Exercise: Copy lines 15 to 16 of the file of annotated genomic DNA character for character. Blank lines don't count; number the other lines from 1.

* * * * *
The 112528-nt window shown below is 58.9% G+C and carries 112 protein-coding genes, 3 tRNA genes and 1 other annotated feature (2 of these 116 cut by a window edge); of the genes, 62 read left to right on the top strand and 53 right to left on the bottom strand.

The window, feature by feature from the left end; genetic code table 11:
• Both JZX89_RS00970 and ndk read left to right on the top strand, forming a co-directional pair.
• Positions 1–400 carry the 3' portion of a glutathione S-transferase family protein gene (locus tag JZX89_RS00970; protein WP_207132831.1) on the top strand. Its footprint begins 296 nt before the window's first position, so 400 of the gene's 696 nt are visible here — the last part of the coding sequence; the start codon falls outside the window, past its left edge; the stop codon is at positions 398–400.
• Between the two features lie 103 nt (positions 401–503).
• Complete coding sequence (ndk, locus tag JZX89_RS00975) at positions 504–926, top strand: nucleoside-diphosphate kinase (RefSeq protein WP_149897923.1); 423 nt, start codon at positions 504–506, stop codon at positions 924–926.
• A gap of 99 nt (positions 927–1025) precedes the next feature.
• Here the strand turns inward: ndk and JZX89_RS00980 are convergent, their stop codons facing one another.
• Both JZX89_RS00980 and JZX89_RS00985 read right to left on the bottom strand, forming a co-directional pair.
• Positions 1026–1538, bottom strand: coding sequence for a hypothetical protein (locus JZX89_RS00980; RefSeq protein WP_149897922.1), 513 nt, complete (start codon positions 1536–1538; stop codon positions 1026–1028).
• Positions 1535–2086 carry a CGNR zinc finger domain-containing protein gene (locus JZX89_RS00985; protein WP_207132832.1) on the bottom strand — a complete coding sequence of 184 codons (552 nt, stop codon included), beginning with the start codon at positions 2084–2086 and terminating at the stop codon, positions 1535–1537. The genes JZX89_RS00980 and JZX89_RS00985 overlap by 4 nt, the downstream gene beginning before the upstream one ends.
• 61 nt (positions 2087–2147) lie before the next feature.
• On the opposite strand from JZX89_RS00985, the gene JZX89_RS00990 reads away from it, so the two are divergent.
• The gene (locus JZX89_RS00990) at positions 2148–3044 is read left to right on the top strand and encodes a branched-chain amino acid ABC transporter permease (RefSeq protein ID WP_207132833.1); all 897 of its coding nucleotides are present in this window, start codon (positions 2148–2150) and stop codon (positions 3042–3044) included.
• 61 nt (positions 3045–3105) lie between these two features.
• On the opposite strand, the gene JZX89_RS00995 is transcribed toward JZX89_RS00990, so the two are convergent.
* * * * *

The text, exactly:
• 61 nt (positions 3045–3105) lie between these two features.
• On the opposite strand, the gene JZX89_RS00995 is transcribed toward JZX89_RS00990, so the two are convergent.